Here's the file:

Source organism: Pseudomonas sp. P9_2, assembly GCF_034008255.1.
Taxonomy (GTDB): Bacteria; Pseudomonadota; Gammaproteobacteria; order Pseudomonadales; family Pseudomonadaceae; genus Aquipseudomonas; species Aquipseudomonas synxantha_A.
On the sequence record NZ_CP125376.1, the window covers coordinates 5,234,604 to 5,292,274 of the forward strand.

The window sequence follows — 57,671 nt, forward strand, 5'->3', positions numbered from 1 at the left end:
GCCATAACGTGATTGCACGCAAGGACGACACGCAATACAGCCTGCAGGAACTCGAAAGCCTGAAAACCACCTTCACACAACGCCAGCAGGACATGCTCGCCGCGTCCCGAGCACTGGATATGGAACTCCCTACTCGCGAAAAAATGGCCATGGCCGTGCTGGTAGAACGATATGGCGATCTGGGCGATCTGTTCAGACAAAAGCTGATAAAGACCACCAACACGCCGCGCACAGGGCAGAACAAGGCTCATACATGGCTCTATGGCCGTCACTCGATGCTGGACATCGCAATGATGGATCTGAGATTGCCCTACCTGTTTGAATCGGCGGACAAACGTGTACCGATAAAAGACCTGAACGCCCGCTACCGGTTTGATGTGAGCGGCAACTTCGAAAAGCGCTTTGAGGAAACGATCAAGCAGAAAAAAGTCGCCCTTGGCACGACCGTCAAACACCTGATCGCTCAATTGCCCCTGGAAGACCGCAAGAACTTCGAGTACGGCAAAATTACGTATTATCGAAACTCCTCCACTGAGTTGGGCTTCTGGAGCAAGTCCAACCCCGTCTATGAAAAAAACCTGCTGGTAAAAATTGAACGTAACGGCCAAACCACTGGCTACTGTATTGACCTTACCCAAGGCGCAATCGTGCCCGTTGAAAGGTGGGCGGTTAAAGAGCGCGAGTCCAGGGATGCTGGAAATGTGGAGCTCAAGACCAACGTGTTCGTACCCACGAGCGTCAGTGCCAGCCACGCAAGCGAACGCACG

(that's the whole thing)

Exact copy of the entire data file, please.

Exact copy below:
Source organism: Pseudomonas sp. P9_2, assembly GCF_034008255.1.
Taxonomy (GTDB): Bacteria; Pseudomonadota; Gammaproteobacteria; order Pseudomonadales; family Pseudomonadaceae; genus Aquipseudomonas; species Aquipseudomonas synxantha_A.
On the sequence record NZ_CP125376.1, the window covers coordinates 5,234,604 to 5,292,274 of the forward strand.

The window sequence follows — 57,671 nt, forward strand, 5'->3', positions numbered from 1 at the left end:
GCCATAACGTGATTGCACGCAAGGACGACACGCAATACAGCCTGCAGGAACTCGAAAGCCTGAAAACCACCTTCACACAACGCCAGCAGGACATGCTCGCCGCGTCCCGAGCACTGGATATGGAACTCCCTACTCGCGAAAAAATGGCCATGGCCGTGCTGGTAGAACGATATGGCGATCTGGGCGATCTGTTCAGACAAAAGCTGATAAAGACCACCAACACGCCGCGCACAGGGCAGAACAAGGCTCATACATGGCTCTATGGCCGTCACTCGATGCTGGACATCGCAATGATGGATCTGAGATTGCCCTACCTGTTTGAATCGGCGGACAAACGTGTACCGATAAAAGACCTGAACGCCCGCTACCGGTTTGATGTGAGCGGCAACTTCGAAAAGCGCTTTGAGGAAACGATCAAGCAGAAAAAAGTCGCCCTTGGCACGACCGTCAAACACCTGATCGCTCAATTGCCCCTGGAAGACCGCAAGAACTTCGAGTACGGCAAAATTACGTATTATCGAAACTCCTCCACTGAGTTGGGCTTCTGGAGCAAGTCCAACCCCGTCTATGAAAAAAACCTGCTGGTAAAAATTGAACGTAACGGCCAAACCACTGGCTACTGTATTGACCTTACCCAAGGCGCAATCGTGCCCGTTGAAAGGTGGGCGGTTAAAGAGCGCGAGTCCAGGGATGCTGGAAATGTGGAGCTCAAGACCAACGTGTTCGTACCCACGAGCGTCAGTGCCAGCCACGCAAGCGAACGCACG